Note: You do not want the balls to dry out while they are chilling, but wrapping each ball separately would be a waste. Solution: set out a small tray and lay down a sheet of plastic wrap. Place several balls in a row—you do not want the balls to touch and stick together. Pull the edge of the plastic wrap over the balls. Lay down a second row of balls and pull the far edge of the wrap over the second row if balls. Twist the ends of the package and flip the package over, so that the open seam is face down and tuck the ends under to keep them from untwisting.


13. Melt the ghee in a large sauté pan over medium heat and add the onions, cabbage, bay leaf, and salt.

14. Sauté the vegetables until soft and the onions are starting to pick up some browning, about 5-6 minutes.

15. Pull the vegetables to the sides of the pan and sauté the garlic in the hole in the center of the pan.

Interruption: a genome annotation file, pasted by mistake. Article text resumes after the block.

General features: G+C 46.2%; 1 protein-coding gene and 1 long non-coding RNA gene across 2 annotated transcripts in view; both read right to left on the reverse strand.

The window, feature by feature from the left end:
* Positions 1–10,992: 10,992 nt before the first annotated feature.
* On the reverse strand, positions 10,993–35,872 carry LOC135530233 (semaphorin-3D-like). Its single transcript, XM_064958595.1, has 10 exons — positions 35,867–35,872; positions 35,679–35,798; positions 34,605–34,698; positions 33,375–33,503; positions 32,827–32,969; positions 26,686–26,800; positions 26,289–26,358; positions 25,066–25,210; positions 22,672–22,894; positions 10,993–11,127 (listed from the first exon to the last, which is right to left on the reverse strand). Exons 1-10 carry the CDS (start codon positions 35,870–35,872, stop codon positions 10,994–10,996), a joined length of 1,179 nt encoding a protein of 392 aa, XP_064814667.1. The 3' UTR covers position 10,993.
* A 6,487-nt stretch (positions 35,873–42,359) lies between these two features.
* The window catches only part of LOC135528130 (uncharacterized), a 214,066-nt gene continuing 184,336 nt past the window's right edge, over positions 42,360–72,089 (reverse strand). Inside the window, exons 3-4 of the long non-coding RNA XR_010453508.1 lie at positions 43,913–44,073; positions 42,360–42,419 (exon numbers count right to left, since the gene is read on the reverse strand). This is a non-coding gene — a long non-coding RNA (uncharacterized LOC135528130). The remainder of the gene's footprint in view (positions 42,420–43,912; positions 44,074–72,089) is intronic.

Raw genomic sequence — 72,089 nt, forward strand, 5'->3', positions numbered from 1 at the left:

16. Mix the garlic into the vegetables and sprinkle the flour into the pan.

17. Sauté the flour and vegetables for another 3-4 minutes.

Tip: You are making a rough roux cooking the flour in the fat coating the vegetables.

Note: You want to cook off the raw flavor of the flour.

18. Transfer the vegetables to a bowl.

19. Form the beef into a single large patty and fry it until well browned on both sides.

Tip: This is a America’s Test Kitchen trick to get the flavor of the Maillard reaction without turning all of your meat into dried out rocks.

20. Transfer the beef patty to a plate to cool.

Tip: When the meat is cool enough to handle break it into small bits.